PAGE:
Brent extended losses from a four-year low as Saudi Arabia offered customers in Asia record discounts on its crude, bolstering speculation it’s defending market share. West Texas Intermediate dropped in New York. Futures fell as much as 0.8% in London and are headed for a second weekly decline. State-run Saudi Arabian Oil Co. cut its differential for Arab Light sales to Asia next month to $2 a barrel below a regional benchmark, according to a company statement.
Not only is OPEC refraining from cutting oil output to stem the five-month plunge in prices, it’s adding to the supply glut. Just five days after the Organization of Petroleum Exporting Countries decided to maintain production levels, Iraq, the group’s second-biggest member, inked an export deal with the Kurds that may add about 300,000 barrels a day to world supplies. In a global market that neighboring Kuwait estimates is facing a daily oversupply of 1.8 million barrels, the accord stands to deepen crude’s 39% plunge since late June.
We all need to remember, but often choose to forget, that the oil & gas exploration and production is a highly cyclical business. There have been seven significant price cycles since 1970 and also a few minor ones between times, so yet another should come as no surprise. The real surprise is that no one ever seems to build the probability into their business planning! The reasons for the fall in Brent crude prices from $115 in June to below $71 following November’s OPEC meeting are well documented, as is the realisation that Saudi Arabia is now defending market share, rather than a minimum price.
West Texas Intermediate crude fell, trimming the biggest rally since August 2012 as investors weighed OPEC’s decision to let the market curb a global supply glut. Brent slid in London. Futures dropped 0.7% in New York, decreasing for the fifth time in six days. The Organization of Petroleum Exporting Countries may hold an emergency meeting in the first quarter of next year, Venezuela’s Foreign Minister Rafael Ramirez said in an interview. The group’s failure to cut output at a gathering last week bodes well for US producers, according to billionaire wildcatter Harold Hamm, a founding father of the nation’s shale boom.
West Texas Intermediate tumbled below $65 a barrel to the lowest level since July 2009 amid speculation prices have further to drop before OPEC’s decision to maintain output slows US shale supply. Benchmark futures in New York and London slumped more than 3% after capping their biggest monthly loss in about six years as the Organization of Petroleum Exporting Countries signaled the group will leave it to the market to reduce a global glut. Current prices are no guarantee of a significant decline in US shale output, Iran’s Oil Minister Bijan Namdar Zanganeh said on November 28. Oil has collapsed into a bear market as the US pumps crude at the fastest rate in three decades while global demand growth slows. OPEC last week resisted calls from members including Venezuela, Iran and Iraq to reduce its production target of 30 million barrels a day at a meeting in Vienna.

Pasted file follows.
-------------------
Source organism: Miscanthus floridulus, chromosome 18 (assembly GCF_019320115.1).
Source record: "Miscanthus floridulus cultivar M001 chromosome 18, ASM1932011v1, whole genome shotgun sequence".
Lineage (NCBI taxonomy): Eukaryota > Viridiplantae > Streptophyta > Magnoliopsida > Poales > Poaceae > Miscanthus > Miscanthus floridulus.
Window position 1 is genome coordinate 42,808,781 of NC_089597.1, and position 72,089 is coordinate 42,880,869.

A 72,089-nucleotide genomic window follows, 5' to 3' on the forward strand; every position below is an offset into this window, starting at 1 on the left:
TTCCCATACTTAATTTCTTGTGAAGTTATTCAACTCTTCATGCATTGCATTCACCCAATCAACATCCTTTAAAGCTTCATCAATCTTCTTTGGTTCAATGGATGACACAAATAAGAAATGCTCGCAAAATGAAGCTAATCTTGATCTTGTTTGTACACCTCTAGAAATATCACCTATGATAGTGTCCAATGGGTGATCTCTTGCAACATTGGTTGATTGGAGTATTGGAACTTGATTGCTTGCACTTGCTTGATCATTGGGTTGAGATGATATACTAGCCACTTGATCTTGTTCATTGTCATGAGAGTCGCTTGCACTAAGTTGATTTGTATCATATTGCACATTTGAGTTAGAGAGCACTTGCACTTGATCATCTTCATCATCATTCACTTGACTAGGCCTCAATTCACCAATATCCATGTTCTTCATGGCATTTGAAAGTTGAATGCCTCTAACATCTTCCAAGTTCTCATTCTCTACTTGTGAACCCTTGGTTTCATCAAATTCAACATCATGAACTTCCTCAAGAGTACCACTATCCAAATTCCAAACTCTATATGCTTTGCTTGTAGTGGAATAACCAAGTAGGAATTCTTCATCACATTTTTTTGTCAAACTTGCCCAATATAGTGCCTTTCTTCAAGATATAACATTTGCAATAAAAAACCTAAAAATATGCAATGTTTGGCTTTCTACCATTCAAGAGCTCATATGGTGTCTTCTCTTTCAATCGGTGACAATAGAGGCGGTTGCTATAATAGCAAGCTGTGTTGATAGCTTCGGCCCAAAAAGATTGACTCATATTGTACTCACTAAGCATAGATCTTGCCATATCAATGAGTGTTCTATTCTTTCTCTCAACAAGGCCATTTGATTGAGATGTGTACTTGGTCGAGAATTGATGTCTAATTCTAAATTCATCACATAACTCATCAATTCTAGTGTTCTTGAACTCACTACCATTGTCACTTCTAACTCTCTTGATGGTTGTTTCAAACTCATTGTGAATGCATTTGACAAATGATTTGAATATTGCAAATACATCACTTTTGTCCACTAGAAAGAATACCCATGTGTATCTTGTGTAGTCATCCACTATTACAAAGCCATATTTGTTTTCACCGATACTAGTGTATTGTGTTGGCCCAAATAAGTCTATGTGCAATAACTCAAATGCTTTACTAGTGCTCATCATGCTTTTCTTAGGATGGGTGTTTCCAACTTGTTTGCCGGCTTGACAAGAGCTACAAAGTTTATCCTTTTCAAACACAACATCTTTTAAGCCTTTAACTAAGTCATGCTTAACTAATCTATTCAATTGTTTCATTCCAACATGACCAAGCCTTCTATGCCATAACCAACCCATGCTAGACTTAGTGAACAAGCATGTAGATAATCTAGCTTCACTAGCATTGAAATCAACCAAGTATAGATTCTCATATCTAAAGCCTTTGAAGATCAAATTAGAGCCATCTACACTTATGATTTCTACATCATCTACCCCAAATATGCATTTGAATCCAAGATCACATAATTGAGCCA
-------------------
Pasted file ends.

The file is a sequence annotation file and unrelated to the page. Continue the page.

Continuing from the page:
Supermarkets have reacted to plunging world oil prices by cutting the cost of fuel to motorists. First, Asda announced it was knocking 2p a litre off its petrol and diesel from tomorrow. Then Tesco said it was cutting its petrol and diesel by 2p a litre.
The North Sea oil and gas industry was plunged into further uncertainty last night after Saudi Arabia blocked calls from poorer members of oil producers’ cartel Opec for production cuts to stop a slide in global prices. Opec’s decision not to cut output despite huge global oversupply sent benchmark crude plunging to a fresh four-year low. Brent oil fell more than $6 to $71.25 a barrel after the meeting of Opec ministers in Vienna, which marked a major shift away from the group’s long-standing policy of defending prices.
The decision by OPEC that the output ceiling would remain unchanged has seen the price of Brent drop below $75 for the first time since 2010. Here is just some of the reaction from around the world following that announcement in Vienna:
OPEC left its oil-output target unchanged, resisting calls from Venezuela for action to halt this year’s plunge in prices. The group maintained its collective ceiling of 30 million barrels a day, Ali Al-Naimi, Saudi Arabia’s oil minister, said today after the 12-member producer group gathered for talks at its headquarters in Vienna. Brent crude fell below $75 a barrel after the decision, for the first time since September 2010.
OPEC won’t cut its collective crude output when it meets later this month and global oil prices will stabilize once the surplus is absorbed by the market, Kuwait Oil Minister Ali Al-Omair said. OPEC, which supplies about 40 percent of the world’s oil, meets November 27 to debate supply. The 12-member Organization of Petroleum Exporting Countries, which has a production target of 30 million barrels a day, pumped 30.974 million barrels a day in October, according to data compiled by Bloomberg. “I don’t think there will be any cut in the production,” Al-Omair said at a conference in Abu Dhabi in the United Arab Emirates. “We feel prices will settle down once surplus oil is absorbed.”